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Mairead Baker – a shining beacon of hope

The COVID Class of 2020 missed out on all senior rites of passage. From proms to graduations, the pomp and circumstance was put on hold due to the pandemic. But this generation seems built to withstand hardship.  Most were born just months after September 11, 2001 and now they are pushed into adulthood when the world seems to be teetering on the edge. Mairead Baker is a member of this generation and she is a shining beacon of hope.

“I truly believe that everything happens for a reason. There is reason why we could not end the year the way we thought we would. There is a reason why our generation is currently living during not only during a time of a pandemic, but also of other historical events. Our class was destined for greatness. We were chosen to be the strong ones – the ones who see the problems that exist in the world, and not sit back and wait for change to happen. Rather, we will take the resilience we have been equipped with, along with the rest of the members of the class of 2020 worldwide, and take on the rest of the big scary world head-on, and with our hearts full.”  

This is an excerpt from Mairead’s valedictorian speech to the graduating class of 2020 at Boston Latin Academy.  Instead of standing in front of a live audience of classmates, family and friends, the 18-year-old from Dorchester read her speech in a quiet room while her aunt recorded it. A sign of the times of remote learning and zoom classrooms.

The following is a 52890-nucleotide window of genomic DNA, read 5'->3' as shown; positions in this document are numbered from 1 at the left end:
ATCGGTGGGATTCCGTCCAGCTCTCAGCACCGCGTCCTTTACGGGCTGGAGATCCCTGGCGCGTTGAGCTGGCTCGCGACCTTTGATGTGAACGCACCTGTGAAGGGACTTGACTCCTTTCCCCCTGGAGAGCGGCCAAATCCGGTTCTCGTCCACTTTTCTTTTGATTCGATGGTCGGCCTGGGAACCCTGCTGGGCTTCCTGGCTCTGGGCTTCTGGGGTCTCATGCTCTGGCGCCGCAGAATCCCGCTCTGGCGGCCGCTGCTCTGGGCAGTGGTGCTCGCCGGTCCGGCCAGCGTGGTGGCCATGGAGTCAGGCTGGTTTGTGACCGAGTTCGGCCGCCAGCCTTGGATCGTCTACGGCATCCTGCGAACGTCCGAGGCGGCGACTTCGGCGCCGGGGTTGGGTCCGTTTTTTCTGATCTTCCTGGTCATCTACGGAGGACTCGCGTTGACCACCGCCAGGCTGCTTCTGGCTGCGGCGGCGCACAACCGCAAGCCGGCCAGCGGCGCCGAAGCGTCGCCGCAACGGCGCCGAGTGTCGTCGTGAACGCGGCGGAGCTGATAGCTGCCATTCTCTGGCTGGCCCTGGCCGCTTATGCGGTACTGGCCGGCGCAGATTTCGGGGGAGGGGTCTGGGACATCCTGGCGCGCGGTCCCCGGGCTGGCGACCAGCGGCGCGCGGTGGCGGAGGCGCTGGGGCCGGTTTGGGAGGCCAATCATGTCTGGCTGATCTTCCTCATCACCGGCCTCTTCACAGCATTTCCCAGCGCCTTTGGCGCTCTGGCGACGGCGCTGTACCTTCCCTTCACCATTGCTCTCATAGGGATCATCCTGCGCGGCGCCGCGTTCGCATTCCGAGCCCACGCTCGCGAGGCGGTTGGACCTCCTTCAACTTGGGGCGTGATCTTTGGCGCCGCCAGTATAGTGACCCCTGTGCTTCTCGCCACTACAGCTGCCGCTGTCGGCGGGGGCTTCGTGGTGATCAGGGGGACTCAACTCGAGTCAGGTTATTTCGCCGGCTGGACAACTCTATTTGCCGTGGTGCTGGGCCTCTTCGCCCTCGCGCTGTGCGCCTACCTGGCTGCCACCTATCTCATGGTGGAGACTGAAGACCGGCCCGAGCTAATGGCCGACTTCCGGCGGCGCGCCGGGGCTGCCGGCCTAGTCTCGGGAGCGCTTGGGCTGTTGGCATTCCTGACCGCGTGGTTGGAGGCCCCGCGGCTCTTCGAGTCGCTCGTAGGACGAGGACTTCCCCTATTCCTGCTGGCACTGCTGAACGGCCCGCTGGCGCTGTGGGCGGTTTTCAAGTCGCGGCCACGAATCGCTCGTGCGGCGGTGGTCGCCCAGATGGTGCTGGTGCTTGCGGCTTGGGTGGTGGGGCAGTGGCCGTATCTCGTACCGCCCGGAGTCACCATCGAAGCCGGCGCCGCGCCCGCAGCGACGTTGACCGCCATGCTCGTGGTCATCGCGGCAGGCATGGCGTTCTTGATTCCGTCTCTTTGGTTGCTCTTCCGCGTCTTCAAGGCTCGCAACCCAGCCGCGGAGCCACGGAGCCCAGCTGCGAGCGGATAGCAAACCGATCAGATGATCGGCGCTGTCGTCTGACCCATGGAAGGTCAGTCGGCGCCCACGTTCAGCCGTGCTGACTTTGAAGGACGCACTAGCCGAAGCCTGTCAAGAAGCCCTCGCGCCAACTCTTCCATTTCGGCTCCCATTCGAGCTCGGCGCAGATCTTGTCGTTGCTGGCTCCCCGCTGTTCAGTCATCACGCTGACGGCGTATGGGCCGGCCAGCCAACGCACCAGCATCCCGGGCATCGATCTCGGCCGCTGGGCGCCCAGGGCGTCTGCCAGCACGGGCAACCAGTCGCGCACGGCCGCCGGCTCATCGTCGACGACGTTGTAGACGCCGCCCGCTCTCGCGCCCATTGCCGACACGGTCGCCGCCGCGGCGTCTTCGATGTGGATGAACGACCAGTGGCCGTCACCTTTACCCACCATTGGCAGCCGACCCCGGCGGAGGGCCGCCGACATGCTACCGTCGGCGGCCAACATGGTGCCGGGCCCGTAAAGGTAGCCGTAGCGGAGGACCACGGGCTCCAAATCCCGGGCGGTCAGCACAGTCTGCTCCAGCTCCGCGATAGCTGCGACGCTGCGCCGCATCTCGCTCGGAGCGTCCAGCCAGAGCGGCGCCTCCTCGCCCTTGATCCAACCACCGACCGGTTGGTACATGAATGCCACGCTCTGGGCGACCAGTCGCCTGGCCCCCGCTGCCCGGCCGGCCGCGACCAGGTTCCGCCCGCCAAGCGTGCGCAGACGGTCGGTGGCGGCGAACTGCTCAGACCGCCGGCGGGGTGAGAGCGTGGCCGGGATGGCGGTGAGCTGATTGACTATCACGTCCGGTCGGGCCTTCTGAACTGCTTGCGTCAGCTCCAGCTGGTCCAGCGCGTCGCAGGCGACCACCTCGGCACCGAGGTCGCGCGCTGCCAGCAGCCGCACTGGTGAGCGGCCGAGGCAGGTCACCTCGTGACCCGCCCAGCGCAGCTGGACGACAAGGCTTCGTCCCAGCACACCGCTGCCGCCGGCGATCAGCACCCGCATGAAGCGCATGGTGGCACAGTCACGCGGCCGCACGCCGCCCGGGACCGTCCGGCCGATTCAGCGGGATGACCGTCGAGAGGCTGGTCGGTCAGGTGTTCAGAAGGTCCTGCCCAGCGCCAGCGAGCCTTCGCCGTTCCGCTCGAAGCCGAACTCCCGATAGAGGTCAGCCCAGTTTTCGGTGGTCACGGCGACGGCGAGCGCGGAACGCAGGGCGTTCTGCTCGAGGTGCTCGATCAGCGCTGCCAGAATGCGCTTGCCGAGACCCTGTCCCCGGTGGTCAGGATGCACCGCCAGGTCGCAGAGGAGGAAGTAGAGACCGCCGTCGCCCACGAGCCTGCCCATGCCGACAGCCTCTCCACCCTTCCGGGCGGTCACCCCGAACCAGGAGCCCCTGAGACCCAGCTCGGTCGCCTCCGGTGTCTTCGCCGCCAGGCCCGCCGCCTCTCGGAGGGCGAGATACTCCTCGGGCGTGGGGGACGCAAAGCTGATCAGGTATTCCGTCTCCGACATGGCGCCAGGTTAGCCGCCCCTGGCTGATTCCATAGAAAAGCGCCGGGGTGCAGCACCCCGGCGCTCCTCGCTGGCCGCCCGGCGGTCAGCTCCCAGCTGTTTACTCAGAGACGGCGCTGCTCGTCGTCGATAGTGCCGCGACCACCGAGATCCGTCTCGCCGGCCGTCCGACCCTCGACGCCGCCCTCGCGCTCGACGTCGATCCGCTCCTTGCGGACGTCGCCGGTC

Mairead graduated from BLA at the top of her class. She is a member of the National Honor and her extracurriculars include the Crimson Summer Academy at Harvard and scientific research work at Northeastern and Boston Children’s Hospital.  In September, she will be a freshman at Harvard University where she will study neuroscience and focusing on a pre-med academic track.

In addition to being extremely intelligent, Mairead is an athlete. She played varsity soccer for BLA, softball for ADSL and RBI, in addition to being an avid runner.  She was supposed to run the Boston Marathon this year for Team MR8 – for which she is a youth board member.

Mairead also works in the neighborhood at the Mud House on Neponset Ave. and for Project D.E.E.P. at the Leahy Holloran Community Center.  She lives in Adams Village with her mother Kristine and her brothers Colin and Eamon.

To call Mairead exceptional would be an understatement. She is level-headed, hard-working, compassionate, strong and resilient. She is wise beyond her years. Representing the best of the bunch of this new generation, you can’t help but feel hopeful for the future.

Here is Mairead’s speech in its entirety below:

Good afternoon everyone. I just wanted to start off by thanking all the teachers, family members, and mentors that have supported the Class of 2020 throughout our time at BLA. We could not have reached this point without you.

I guess this speech is a little different than what it would have been if we were in normal times. But nonetheless, I think the same principles still apply.